Jonathan G. Larwood, 2016. "Geotourism: an early photographic insight through the lens of the Geologists’ Association", Appreciating Physical Landscapes: Three Hundred Years of Geotourism, T. A. Hose
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From its earliest days in London in 1858, the Geologists’ Association (GA) brought together people from all backgrounds – amateur and professional geologists, men, women and children – to share their enthusiasm for geology and their desire to seek out and explore the geological world around them. The travels of the Geologists’ Association, in search of geological enlightenment, are documented in the Proceedings of the Geologists’ Association. These include accounts of organized excursions, detailing the geology seen and describing the discussion had, the refreshments taken and the transport used. Bringing these accounts to life is the Geologists’ Association’s Carreck Archive, which provides a rare insight into the world of the early geotourist documenting both familiar and lost places. Much is owed to the skill of the photographers such as T. W. Reader, whose albums document the field meetings between 1907 and 1919, while the spirit of the early travelling Geologists’ Association is captured in the albums of Miss M. S. Johnston. This paper explores the early travels of the Geologists’ Association through the literal views of the Carreck Archive and accounts in its literature, and the establishment of the GA as an inadvertent geotourism agent.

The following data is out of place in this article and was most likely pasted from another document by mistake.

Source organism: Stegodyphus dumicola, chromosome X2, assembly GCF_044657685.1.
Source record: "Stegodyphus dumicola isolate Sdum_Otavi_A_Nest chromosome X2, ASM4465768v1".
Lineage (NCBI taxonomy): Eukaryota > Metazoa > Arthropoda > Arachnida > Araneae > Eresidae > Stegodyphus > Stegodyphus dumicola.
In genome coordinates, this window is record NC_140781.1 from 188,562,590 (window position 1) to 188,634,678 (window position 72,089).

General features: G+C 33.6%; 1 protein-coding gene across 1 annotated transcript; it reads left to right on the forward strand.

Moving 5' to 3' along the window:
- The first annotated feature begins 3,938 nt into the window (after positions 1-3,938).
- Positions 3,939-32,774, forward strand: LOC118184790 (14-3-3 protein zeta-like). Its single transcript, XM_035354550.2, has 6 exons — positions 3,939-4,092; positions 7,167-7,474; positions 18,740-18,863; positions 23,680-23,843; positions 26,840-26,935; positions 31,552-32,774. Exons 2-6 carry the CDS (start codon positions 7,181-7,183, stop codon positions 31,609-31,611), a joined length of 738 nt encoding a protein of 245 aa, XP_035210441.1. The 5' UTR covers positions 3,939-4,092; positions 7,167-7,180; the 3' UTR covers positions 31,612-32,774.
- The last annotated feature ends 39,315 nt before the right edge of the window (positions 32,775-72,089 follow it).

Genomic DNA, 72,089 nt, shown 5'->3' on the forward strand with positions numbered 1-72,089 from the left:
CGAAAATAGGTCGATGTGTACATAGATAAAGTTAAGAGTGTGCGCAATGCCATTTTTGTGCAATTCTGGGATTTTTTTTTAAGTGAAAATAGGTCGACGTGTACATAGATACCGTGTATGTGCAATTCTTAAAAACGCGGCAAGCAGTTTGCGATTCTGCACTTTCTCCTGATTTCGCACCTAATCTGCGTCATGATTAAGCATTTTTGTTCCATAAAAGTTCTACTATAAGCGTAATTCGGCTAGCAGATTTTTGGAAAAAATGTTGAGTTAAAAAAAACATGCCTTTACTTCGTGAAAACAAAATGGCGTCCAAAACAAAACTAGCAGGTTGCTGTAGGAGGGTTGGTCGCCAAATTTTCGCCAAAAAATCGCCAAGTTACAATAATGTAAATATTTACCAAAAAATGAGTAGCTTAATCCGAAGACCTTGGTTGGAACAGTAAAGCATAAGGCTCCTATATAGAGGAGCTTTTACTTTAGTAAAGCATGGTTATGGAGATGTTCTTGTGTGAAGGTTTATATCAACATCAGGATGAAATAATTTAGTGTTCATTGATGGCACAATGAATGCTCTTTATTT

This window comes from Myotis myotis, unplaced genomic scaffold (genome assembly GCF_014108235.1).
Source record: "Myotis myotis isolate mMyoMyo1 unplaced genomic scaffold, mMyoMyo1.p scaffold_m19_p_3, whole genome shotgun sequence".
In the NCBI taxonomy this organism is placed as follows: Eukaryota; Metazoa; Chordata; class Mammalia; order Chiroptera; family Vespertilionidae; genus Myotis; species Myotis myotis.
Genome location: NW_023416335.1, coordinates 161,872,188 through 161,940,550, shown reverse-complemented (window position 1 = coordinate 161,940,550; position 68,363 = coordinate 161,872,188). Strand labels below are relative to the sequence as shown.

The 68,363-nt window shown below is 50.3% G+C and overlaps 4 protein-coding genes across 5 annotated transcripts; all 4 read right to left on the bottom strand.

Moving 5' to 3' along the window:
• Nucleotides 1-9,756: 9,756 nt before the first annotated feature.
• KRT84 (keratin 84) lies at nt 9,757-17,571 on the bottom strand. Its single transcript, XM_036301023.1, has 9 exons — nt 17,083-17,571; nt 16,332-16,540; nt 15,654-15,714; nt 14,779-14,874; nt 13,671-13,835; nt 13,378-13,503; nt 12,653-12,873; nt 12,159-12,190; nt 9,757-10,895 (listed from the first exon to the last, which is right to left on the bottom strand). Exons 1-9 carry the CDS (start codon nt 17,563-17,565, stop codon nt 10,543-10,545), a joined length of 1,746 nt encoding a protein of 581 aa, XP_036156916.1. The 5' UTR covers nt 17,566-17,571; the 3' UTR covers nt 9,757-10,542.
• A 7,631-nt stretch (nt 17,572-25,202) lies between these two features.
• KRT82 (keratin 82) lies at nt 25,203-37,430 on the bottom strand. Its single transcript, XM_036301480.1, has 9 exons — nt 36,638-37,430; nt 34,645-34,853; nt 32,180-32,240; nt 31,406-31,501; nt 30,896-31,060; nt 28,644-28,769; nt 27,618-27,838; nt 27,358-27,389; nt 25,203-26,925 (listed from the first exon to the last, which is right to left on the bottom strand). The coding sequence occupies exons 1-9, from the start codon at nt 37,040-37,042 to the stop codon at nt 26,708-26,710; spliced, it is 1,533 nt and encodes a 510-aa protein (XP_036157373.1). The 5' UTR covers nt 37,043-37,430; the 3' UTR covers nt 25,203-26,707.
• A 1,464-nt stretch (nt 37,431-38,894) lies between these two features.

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Appreciating Physical Landscapes: Three Hundred Years of Geotourism
Geotourism, as a form of sustainable geoheritage tourism, was defined and developed, from the early 1990s, to contextualize modern approaches to geoconservation and physical landscape management. However, its roots lie in the late seventeenth century and the emergence of the Grand Tour and its domestic equivalents in the eighteenth century. Its participants and numerous later travellers and tourists, including geologists and artists, purposefully explored wild landscapes as‘geotourists’.
The written and visual records of their observations underpin the majority of papers within this volume; these papers explore some significant geo-historical themes, organizations, individuals and locations across three centuries, opening with seventeenth century elite travellers and closing with modern landscape tourists. Other papers examine the resources available to those geotourists and explore the geotourism paradigm.
The volume will be of particular interest to Earth scientists, historians of science, tourism specialists and general readers with an interest in landscape history.